History

Highcliffe Castle was built in 1835 by Lord Stuart de Rothesay to incorporate medieval stonework and stained glass from around the world. It is a superb example of Gothic Revival style.

Built mainly between 1831 and 1836, the Castle is the realisation of one man’s fantasy. He was Lord Stuart de Rothesay, a distinguished diplomat. He built the Castle following in the footsteps of his grandfather, Lord Bute, who had built an earlier mansion on the cliff-top site when it was just open heathland.

The mansion was inherited by Lady Waterford who welcomed the Prince and Princess of Wales, who went on to become King Edward and Queen Alexandra.
At a later date, Kaiser Wilhelm II visited in 1907 in order to recover from ill health. In gratitude for the hospitality, the Kaiser gave a pair of stained glass windows to Edward Stuart Wortley, the owner at the time.

The most notable tenant to have rented the Castle was Harry Selfridge, founder of Selfridges department store in London. Selfridge’s connection to the Castle still remains as he, his wife and his mother are buried in St Marks church, Highcliffe.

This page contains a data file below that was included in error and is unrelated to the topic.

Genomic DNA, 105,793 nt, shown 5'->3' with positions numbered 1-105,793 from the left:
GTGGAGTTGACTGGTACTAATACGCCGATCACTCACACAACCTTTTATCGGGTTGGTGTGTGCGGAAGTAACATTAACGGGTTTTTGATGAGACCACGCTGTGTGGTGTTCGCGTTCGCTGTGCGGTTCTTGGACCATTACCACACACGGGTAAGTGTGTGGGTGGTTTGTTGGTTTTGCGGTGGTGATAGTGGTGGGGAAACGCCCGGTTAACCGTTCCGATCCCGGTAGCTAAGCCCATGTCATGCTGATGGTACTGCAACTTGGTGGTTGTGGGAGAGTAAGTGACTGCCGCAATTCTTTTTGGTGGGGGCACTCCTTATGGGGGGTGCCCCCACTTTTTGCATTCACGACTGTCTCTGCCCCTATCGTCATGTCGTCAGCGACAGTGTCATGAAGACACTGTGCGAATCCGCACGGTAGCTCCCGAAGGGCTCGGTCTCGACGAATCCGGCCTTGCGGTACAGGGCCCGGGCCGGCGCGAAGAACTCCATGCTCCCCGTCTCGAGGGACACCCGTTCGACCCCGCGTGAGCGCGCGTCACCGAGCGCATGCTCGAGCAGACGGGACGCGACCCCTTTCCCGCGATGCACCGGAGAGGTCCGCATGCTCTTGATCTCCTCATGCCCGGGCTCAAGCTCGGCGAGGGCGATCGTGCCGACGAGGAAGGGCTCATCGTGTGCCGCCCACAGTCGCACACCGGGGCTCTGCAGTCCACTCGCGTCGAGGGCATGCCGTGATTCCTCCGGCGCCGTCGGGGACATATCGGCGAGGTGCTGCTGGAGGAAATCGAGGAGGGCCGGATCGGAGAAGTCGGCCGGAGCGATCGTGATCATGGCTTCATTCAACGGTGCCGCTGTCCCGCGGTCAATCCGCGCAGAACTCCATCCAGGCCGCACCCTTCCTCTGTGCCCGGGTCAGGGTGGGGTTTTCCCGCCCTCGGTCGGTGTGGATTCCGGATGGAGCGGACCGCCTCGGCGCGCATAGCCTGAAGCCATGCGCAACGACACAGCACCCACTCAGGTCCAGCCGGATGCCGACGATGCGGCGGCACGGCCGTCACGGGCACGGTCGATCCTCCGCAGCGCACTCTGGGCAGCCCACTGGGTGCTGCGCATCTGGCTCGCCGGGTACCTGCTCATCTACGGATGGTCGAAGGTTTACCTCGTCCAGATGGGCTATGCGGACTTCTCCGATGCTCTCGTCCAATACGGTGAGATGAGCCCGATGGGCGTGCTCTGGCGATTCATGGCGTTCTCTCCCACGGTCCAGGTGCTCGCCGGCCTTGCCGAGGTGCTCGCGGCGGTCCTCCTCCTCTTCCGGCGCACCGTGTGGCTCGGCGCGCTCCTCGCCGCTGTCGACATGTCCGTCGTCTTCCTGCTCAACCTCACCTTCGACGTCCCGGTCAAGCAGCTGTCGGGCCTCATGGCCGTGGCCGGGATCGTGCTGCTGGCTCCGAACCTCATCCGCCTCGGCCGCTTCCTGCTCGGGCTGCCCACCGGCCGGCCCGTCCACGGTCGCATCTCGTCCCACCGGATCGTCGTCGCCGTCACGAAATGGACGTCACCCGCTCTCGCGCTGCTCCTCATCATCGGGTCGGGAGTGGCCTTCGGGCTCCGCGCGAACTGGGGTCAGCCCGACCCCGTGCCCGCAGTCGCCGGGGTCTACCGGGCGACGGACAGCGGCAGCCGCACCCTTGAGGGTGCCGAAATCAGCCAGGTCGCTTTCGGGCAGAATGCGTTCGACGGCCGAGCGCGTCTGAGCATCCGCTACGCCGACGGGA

The Castle briefly served as a children’s home and a seminary for Catholic priests.

Unfortunately a pair of devastating fires in the 1960’s left Highcliffe a roofless ruin, which in turn left the Castle uninhabited for years.

Today the Castle’s renovated exterior is testimony to the remarkable skills of craftsmen and women who carried out a huge repair and conservation programme in the 1990s, jointly funded by Christchurch Borough Council, English Heritage and a £2.65 million grant from the Heritage Lottery Fund.